McNeal v. Whittaker, Clark & Daniels

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Justia Opinion Summary

McNeal was exposed to asbestos from several sources. He was diagnosed with mesothelioma in 2017. The jury found his asbestos exposure included the use of Old Spice talcum powder on a daily basis, 1958-1980, except for one year while he was in Vietnam. Talc is a naturally occurring mineral with cosmetic uses. Asbestos, a known carcinogen when inhaled, is also a naturally occurring mineral. When talc is mined, it sometimes contains asbestos.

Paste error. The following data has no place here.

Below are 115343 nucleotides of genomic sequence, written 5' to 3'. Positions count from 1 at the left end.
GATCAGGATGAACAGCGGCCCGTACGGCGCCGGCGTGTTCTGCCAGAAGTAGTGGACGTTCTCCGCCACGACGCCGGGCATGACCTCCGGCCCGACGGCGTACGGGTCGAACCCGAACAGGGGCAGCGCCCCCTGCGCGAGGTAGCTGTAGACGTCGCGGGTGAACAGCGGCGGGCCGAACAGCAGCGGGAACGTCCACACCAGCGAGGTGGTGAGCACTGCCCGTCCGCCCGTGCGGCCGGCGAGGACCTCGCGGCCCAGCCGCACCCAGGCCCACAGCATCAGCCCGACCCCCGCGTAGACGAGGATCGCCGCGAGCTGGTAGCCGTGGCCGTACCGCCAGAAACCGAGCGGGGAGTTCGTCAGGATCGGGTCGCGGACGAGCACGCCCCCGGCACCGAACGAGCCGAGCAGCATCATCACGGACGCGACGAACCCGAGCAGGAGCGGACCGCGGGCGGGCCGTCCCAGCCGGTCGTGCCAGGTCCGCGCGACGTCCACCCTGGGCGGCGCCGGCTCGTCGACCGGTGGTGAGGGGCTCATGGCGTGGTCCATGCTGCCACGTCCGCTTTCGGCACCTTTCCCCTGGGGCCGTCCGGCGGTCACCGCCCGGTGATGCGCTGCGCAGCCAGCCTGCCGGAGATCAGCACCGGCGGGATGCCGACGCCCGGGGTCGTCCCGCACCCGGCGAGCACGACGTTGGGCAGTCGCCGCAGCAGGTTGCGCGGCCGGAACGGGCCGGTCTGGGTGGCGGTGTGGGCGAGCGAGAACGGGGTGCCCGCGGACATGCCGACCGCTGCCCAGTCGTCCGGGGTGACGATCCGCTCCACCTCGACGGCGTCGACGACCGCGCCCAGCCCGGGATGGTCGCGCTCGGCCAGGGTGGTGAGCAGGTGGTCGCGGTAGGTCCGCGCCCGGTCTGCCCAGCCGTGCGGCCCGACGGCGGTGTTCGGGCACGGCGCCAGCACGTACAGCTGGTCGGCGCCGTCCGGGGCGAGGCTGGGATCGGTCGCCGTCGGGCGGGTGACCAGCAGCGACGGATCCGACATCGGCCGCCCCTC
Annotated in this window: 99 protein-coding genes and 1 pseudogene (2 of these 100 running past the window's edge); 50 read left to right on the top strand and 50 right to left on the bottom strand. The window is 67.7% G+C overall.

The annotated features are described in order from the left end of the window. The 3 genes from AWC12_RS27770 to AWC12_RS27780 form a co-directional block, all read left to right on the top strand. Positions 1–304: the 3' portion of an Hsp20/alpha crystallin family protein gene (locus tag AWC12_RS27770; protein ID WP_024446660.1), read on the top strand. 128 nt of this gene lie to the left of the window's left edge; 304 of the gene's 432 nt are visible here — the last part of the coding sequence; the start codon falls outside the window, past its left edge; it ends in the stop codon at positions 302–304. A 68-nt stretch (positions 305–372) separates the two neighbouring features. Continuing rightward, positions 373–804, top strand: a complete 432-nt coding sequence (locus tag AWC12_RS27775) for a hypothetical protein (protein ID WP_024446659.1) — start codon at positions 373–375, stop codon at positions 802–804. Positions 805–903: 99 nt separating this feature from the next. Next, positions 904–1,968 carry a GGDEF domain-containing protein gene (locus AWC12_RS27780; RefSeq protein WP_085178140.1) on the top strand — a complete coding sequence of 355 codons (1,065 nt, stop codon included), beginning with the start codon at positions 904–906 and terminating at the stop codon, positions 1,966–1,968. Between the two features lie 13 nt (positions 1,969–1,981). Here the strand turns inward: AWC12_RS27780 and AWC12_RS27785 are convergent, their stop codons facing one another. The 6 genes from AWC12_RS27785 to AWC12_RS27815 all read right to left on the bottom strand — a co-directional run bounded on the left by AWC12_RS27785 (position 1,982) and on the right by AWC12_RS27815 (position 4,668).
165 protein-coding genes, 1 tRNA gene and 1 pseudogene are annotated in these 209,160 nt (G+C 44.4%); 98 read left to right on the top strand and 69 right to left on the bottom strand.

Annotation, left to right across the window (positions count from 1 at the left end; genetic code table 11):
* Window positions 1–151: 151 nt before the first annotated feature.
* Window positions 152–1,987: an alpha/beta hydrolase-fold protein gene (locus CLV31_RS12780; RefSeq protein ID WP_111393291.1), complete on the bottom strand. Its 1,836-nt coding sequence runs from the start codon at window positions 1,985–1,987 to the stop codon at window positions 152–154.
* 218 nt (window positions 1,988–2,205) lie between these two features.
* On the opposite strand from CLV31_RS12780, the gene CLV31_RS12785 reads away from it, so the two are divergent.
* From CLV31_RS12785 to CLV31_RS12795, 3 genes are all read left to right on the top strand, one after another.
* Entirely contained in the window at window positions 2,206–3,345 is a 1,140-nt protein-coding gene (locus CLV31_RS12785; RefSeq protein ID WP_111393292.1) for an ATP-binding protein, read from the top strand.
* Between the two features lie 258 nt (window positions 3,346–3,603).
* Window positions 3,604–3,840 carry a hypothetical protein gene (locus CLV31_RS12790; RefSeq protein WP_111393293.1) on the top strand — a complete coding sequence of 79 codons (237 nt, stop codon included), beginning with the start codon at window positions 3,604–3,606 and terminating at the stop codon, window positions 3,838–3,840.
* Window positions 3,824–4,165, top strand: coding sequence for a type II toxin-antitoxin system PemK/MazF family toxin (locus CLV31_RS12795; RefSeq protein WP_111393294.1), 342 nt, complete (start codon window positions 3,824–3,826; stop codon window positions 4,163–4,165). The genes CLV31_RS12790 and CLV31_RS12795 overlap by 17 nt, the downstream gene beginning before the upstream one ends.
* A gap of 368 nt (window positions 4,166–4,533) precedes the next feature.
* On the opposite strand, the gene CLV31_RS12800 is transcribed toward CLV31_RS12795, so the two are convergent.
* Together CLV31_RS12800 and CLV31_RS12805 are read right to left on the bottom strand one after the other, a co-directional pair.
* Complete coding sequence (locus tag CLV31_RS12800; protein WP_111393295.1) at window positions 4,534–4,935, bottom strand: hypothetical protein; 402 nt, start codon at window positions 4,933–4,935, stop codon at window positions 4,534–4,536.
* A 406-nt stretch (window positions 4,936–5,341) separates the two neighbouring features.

A jury awarded McNeal punitive damages. The defendant, the supplier of the talc in Old Spice that contained asbestos fiber, did not contest the finding it was negligent and otherwise responsible for McNeal's harm but argued that the evidence was insufficient to establish that any officer, director, or managing agent acted with the malice, oppression or fraud necessary for an award of punitive damages. The court of appeal agreed and reversed the award of punitive damages. The evidence does not show that defendant’s executives knew there were “probable dangerous consequences” from trace levels of asbestos in its talc, and deliberately did nothing to avoid them. It was not known until 1994 that the contamination of talc with trace amounts of asbestos could cause mesothelioma or other asbestos-related diseases.